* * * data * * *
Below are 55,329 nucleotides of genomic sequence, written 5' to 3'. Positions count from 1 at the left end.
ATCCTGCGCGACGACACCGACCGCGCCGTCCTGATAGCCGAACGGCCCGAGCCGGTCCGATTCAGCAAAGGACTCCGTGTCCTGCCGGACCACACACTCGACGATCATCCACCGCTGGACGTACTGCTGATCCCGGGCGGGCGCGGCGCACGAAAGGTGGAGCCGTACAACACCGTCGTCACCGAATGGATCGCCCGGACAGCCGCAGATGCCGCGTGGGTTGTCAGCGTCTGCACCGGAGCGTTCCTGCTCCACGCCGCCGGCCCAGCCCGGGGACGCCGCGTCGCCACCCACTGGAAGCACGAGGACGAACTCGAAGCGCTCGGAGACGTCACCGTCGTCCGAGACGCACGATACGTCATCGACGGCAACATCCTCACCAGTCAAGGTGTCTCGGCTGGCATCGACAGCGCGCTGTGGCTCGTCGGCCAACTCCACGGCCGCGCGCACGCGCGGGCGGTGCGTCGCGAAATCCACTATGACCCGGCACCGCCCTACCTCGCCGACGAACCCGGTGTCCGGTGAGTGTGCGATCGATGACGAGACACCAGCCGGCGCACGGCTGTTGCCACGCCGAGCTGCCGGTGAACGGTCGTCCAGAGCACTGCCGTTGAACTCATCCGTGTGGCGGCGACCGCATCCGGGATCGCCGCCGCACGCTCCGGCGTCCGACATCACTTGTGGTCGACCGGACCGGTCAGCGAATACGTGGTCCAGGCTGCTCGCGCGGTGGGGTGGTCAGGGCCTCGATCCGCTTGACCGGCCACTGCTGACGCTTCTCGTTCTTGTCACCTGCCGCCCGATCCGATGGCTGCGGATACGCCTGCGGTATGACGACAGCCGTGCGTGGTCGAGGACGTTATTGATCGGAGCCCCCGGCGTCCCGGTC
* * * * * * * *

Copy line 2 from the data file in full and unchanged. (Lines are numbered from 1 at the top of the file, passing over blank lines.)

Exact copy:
ATCCTGCGCGACGACACCGACCGCGCCGTCCTGATAGCCGAACGGCCCGAGCCGGTCCGATTCAGCAAAGGACTCCGTGTCCTGCCGGACCACACACTCGACGATCATCCACCGCTGGACGTACTGCTGATCCCGGGCGGGCGCGGCGCACGAAAGGTGGAGCCGTACAACACCGTCGTCACCGAATGGATCGCCCGGACAGCCGCAGATGCCGCGTGGGTTGTCAGCGTCTGCACCGGAGCGTTCCTGCTCCACGCCGCCGGCCCAGCCCGGGGACGCCGCGTCGCCACCCACTGGAAGCACGAGGACGAACTCGAAGCGCTCGGAGACGTCACCGTCGTCCGAGACGCACGATACGTCATCGACGGCAACATCCTCACCAGTCAAGGTGTCTCGGCTGGCATCGACAGCGCGCTGTGGCTCGTCGGCCAACTCCACGGCCGCGCGCACGCGCGGGCGGTGCGTCGCGAAATCCACTATGACCCGGCACCGCCCTACCTCGCCGACGAACCCGGTGTCCGGTGAGTGTGCGATCGATGACGAGACACCAGCCGGCGCACGGCTGTTGCCACGCCGAGCTGCCGGTGAACGGTCGTCCAGAGCACTGCCGTTGAACTCATCCGTGTGGCGGCGACCGCATCCGGGATCGCCGCCGCACGCTCCGGCGTCCGACATCACTTGTGGTCGACCGGACCGGTCAGCGAATACGTGGTCCAGGCTGCTCGCGCGGTGGGGTGGTCAGGGCCTCGATCCGCTTGACCGGCCACTGCTGACGCTTCTCGTTCTTGTCACCTGCCGCCCGATCCGATGGCTGCGGATACGCCTGCGGTATGACGACAGCCGTGCGTGGTCGAGGACGTTATTGATCGGAGCCCCCGGCGTCCCGGTC